Stay healthy: Obviously you can’t prevent all illness, but do everything you can to be healthy. This will improve your odds of a long, active retirement and can delay or even eliminate some of the health costs that cause spending to rise later in retirement.
Insure against rising costs: You might be asking, “Why do health costs rise later in retirement? Doesn’t Medicare cover those expenses?” Medicare covers a lot of things, but with very few exceptions, long-term care—where you need help caring for yourself—is not one of them.
What are the chances you’ll need this type of care? Seventy percent of the people who reach age 65 eventually require some form of long-term care. Those are good odds. It reminds me of the time I picked up a rental car in Dublin. I found out the car was a stick, the steering wheel was on the right, you drive on the left, and the place we were going only had single lane roads. The guy behind the counter asked <insert Irish accent> “Are ya gonna be wantin’ the insurance today then?” “Yeah,” I said. “Better give me everything you got. There’s a good chance you won’t be seeing that car again.” The lesson? Insure against bad things that are likely to happen.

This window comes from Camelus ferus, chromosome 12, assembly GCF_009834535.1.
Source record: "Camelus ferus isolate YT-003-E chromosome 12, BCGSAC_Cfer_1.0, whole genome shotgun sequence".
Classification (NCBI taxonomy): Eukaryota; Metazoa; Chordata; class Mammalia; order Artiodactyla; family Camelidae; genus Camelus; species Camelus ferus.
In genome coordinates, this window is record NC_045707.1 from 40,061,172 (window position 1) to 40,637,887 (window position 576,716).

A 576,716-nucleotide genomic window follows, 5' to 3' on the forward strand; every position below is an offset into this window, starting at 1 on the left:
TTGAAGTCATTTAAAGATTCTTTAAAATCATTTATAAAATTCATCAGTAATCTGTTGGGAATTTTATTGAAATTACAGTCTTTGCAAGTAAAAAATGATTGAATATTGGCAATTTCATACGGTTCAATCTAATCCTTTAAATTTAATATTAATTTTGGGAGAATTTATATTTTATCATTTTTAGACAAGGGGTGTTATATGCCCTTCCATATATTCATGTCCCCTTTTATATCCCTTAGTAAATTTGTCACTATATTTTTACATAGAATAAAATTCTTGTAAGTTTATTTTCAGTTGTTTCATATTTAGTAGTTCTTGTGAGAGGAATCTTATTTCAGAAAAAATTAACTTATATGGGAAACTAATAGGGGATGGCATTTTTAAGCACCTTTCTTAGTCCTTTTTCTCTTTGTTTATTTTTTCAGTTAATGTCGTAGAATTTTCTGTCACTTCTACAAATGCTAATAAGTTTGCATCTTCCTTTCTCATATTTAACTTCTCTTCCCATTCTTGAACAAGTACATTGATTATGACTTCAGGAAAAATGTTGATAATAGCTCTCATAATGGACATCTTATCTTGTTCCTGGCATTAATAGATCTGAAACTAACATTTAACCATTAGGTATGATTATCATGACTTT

Enjoy life: There’s a good reminder embedded in the research we’ve been discussing. If spending decreases as you move through retirement, then for whatever reason, the typical retiree is doing less—either by choice or necessity—at 75 than at 65 or at 85 than at 75. If you retire at 65 and stay healthy and active until 75, then you’ve got 10 years to do everything you’ve been putting off for the last 40. That’s not much time. Be ready to hit the ground running when you retire. Yes, that means the early part of your retirement will be a little more expensive, but if incorporate this new spending research into your plan with the help of a competent adviser and the results hold up, then you should be in good shape.